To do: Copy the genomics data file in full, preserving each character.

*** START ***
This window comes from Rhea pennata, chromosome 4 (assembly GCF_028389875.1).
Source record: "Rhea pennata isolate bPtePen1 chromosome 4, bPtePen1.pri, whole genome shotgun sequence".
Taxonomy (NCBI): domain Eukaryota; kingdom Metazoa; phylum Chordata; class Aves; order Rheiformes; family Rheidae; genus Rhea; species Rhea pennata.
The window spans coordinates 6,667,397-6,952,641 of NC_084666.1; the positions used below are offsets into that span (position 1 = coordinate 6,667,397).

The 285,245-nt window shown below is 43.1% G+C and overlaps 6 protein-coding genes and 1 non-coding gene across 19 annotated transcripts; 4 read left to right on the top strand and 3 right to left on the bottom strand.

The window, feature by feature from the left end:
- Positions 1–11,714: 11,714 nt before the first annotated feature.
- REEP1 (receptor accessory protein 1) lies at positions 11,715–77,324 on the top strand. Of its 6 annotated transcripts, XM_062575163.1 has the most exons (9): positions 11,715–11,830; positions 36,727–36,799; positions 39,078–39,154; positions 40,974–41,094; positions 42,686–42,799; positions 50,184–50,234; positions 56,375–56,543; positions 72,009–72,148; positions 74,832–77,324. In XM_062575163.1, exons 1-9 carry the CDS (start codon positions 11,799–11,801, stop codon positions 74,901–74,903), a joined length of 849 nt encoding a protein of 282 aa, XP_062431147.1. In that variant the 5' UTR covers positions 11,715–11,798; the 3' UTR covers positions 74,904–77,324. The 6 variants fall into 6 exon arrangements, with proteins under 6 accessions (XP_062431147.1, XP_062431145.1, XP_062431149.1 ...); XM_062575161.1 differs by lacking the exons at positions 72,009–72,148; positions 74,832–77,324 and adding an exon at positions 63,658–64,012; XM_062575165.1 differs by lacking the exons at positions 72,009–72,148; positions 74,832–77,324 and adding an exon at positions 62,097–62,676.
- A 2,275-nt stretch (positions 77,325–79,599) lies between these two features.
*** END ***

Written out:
This window comes from Rhea pennata, chromosome 4 (assembly GCF_028389875.1).
Source record: "Rhea pennata isolate bPtePen1 chromosome 4, bPtePen1.pri, whole genome shotgun sequence".
Taxonomy (NCBI): domain Eukaryota; kingdom Metazoa; phylum Chordata; class Aves; order Rheiformes; family Rheidae; genus Rhea; species Rhea pennata.
The window spans coordinates 6,667,397-6,952,641 of NC_084666.1; the positions used below are offsets into that span (position 1 = coordinate 6,667,397).

The 285,245-nt window shown below is 43.1% G+C and overlaps 6 protein-coding genes and 1 non-coding gene across 19 annotated transcripts; 4 read left to right on the top strand and 3 right to left on the bottom strand.

The window, feature by feature from the left end:
- Positions 1–11,714: 11,714 nt before the first annotated feature.
- REEP1 (receptor accessory protein 1) lies at positions 11,715–77,324 on the top strand. Of its 6 annotated transcripts, XM_062575163.1 has the most exons (9): positions 11,715–11,830; positions 36,727–36,799; positions 39,078–39,154; positions 40,974–41,094; positions 42,686–42,799; positions 50,184–50,234; positions 56,375–56,543; positions 72,009–72,148; positions 74,832–77,324. In XM_062575163.1, exons 1-9 carry the CDS (start codon positions 11,799–11,801, stop codon positions 74,901–74,903), a joined length of 849 nt encoding a protein of 282 aa, XP_062431147.1. In that variant the 5' UTR covers positions 11,715–11,798; the 3' UTR covers positions 74,904–77,324. The 6 variants fall into 6 exon arrangements, with proteins under 6 accessions (XP_062431147.1, XP_062431145.1, XP_062431149.1 ...); XM_062575161.1 differs by lacking the exons at positions 72,009–72,148; positions 74,832–77,324 and adding an exon at positions 63,658–64,012; XM_062575165.1 differs by lacking the exons at positions 72,009–72,148; positions 74,832–77,324 and adding an exon at positions 62,097–62,676.
- A 2,275-nt stretch (positions 77,325–79,599) lies between these two features.